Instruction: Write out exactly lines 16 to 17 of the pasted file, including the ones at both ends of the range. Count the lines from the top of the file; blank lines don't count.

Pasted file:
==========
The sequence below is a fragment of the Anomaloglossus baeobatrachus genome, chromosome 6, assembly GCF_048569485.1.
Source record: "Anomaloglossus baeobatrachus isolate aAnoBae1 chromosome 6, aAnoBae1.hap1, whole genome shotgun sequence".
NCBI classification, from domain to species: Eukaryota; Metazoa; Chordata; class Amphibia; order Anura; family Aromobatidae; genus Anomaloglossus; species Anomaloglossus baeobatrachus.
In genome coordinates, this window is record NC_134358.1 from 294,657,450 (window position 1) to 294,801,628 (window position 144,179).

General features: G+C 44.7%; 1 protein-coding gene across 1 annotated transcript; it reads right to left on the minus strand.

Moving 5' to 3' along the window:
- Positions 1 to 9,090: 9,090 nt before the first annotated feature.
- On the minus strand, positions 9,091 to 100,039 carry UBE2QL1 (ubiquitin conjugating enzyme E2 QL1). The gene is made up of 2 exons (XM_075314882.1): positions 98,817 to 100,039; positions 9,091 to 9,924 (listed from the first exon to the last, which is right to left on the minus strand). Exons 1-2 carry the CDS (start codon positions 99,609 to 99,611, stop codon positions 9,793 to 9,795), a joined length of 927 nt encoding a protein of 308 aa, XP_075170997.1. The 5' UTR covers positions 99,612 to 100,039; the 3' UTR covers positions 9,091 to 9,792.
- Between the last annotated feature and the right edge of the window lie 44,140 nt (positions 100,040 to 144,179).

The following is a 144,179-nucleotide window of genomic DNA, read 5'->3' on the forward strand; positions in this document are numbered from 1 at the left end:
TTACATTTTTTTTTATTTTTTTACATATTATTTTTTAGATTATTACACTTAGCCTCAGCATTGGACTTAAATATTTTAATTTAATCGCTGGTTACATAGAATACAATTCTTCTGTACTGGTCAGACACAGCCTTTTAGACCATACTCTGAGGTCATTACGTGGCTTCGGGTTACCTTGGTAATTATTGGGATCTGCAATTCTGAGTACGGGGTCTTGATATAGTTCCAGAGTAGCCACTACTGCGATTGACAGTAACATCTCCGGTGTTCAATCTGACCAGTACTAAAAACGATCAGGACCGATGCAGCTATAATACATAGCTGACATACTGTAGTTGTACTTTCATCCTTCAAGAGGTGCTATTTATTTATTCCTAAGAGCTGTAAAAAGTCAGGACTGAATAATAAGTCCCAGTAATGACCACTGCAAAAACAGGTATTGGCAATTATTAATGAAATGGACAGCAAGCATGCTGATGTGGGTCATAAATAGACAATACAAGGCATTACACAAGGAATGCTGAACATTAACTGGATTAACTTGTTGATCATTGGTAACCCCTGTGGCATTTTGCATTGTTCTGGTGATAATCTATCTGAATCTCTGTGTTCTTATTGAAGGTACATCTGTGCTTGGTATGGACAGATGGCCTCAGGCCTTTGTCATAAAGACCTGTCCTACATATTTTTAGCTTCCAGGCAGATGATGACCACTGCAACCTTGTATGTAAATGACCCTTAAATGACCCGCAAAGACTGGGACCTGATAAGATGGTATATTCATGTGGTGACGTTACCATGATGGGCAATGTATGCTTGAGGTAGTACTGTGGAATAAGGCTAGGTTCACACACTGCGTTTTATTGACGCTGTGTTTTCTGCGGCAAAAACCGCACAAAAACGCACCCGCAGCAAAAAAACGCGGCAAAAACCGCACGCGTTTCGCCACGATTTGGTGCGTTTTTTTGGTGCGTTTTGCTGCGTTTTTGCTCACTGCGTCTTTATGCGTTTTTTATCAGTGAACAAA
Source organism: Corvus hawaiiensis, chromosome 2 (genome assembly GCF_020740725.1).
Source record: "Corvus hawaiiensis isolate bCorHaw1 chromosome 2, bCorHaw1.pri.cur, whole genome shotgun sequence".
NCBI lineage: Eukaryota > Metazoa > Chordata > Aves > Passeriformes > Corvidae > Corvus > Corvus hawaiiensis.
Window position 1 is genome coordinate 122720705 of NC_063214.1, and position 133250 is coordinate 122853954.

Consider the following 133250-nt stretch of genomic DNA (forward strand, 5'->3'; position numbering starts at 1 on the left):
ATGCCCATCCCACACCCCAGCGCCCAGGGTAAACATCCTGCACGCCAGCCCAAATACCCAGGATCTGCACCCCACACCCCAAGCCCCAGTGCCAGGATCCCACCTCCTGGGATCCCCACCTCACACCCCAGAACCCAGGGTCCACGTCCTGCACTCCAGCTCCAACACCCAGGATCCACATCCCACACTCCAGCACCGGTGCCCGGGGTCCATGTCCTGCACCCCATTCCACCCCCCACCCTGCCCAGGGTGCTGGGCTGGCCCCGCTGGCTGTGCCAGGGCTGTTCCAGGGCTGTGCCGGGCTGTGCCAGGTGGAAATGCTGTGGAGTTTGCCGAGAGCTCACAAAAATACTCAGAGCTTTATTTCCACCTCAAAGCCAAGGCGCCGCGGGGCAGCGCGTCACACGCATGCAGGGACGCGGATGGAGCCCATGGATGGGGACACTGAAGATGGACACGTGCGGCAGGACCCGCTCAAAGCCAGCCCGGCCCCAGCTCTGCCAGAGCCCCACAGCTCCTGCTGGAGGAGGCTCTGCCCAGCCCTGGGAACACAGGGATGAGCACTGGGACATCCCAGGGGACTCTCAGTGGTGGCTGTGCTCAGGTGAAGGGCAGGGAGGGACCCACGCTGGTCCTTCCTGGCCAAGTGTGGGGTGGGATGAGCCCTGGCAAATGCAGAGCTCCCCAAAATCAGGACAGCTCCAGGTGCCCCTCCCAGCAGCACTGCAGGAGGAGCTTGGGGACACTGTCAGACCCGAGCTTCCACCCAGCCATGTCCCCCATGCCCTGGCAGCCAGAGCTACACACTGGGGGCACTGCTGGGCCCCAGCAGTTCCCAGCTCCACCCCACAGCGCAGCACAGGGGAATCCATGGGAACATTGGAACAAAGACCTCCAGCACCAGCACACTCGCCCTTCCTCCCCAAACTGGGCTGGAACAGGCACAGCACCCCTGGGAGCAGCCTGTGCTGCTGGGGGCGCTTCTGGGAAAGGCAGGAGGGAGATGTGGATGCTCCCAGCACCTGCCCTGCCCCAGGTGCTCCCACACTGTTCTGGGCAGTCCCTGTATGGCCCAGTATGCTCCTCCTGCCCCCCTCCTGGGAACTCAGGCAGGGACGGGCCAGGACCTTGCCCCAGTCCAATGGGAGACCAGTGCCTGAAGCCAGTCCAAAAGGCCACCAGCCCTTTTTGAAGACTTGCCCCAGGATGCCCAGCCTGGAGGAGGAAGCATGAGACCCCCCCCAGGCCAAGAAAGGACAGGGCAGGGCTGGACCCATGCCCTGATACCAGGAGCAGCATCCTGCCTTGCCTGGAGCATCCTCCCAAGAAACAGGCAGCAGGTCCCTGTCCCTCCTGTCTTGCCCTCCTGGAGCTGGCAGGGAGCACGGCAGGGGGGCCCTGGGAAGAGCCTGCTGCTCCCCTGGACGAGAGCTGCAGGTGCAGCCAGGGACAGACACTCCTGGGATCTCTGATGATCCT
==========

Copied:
Consider the following 133250-nt stretch of genomic DNA (forward strand, 5'->3'; position numbering starts at 1 on the left):
ATGCCCATCCCACACCCCAGCGCCCAGGGTAAACATCCTGCACGCCAGCCCAAATACCCAGGATCTGCACCCCACACCCCAAGCCCCAGTGCCAGGATCCCACCTCCTGGGATCCCCACCTCACACCCCAGAACCCAGGGTCCACGTCCTGCACTCCAGCTCCAACACCCAGGATCCACATCCCACACTCCAGCACCGGTGCCCGGGGTCCATGTCCTGCACCCCATTCCACCCCCCACCCTGCCCAGGGTGCTGGGCTGGCCCCGCTGGCTGTGCCAGGGCTGTTCCAGGGCTGTGCCGGGCTGTGCCAGGTGGAAATGCTGTGGAGTTTGCCGAGAGCTCACAAAAATACTCAGAGCTTTATTTCCACCTCAAAGCCAAGGCGCCGCGGGGCAGCGCGTCACACGCATGCAGGGACGCGGATGGAGCCCATGGATGGGGACACTGAAGATGGACACGTGCGGCAGGACCCGCTCAAAGCCAGCCCGGCCCCAGCTCTGCCAGAGCCCCACAGCTCCTGCTGGAGGAGGCTCTGCCCAGCCCTGGGAACACAGGGATGAGCACTGGGACATCCCAGGGGACTCTCAGTGGTGGCTGTGCTCAGGTGAAGGGCAGGGAGGGACCCACGCTGGTCCTTCCTGGCCAAGTGTGGGGTGGGATGAGCCCTGGCAAATGCAGAGCTCCCCAAAATCAGGACAGCTCCAGGTGCCCCTCCCAGCAGCACTGCAGGAGGAGCTTGGGGACACTGTCAGACCCGAGCTTCCACCCAGCCATGTCCCCCATGCCCTGGCAGCCAGAGCTACACACTGGGGGCACTGCTGGGCCCCAGCAGTTCCCAGCTCCACCCCACAGCGCAGCACAGGGGAATCCATGGGAACATTGGAACAAAGACCTCCAGCACCAGCACACTCGCCCTTCCTCCCCAAACTGGGCTGGAACAGGCACAGCACCCCTGGGAGCAGCCTGTGCTGCTGGGGGCGCTTCTGGGAAAGGCAGGAGGGAGATGTGGATGCTCCCAGCACCTGCCCTGCCCCAGGTGCTCCCACACTGTTCTGGGCAGTCCCTGTATGGCCCAGTATGCTCCTCCTGCCCCCCTCCTGGGAACTCAGGCAGGGACGGGCCAGGACCTTGCCCCAGTCCAATGGGAGACCAGTGCCTGAAGCCAGTCCAAAAGGCCACCAGCCCTTTTTGAAGACTTGCCCCAGGATGCCCAGCCTGGAGGAGGAAGCATGAGACCCCCCCCAGGCCAAGAAAGGACAGGGCAGGGCTGGACCCATGCCCTGATACCAGGAGCAGCATCCTGCCTTGCCTGGAGCATCCTCCCAAGAAACAGGCAGCAGGTCCCTGTCCCTCCTGTCTTGCCCTCCTGGAGCTGGCAGGGAGCACGGCAGGGGGGCCCTGGGAAGAGCCTGCTGCTCCCCTGGACGAGAGCTGCAGGTGCAGCCAGGGACAGACACTCCTGGGATCTCTGATGATCCT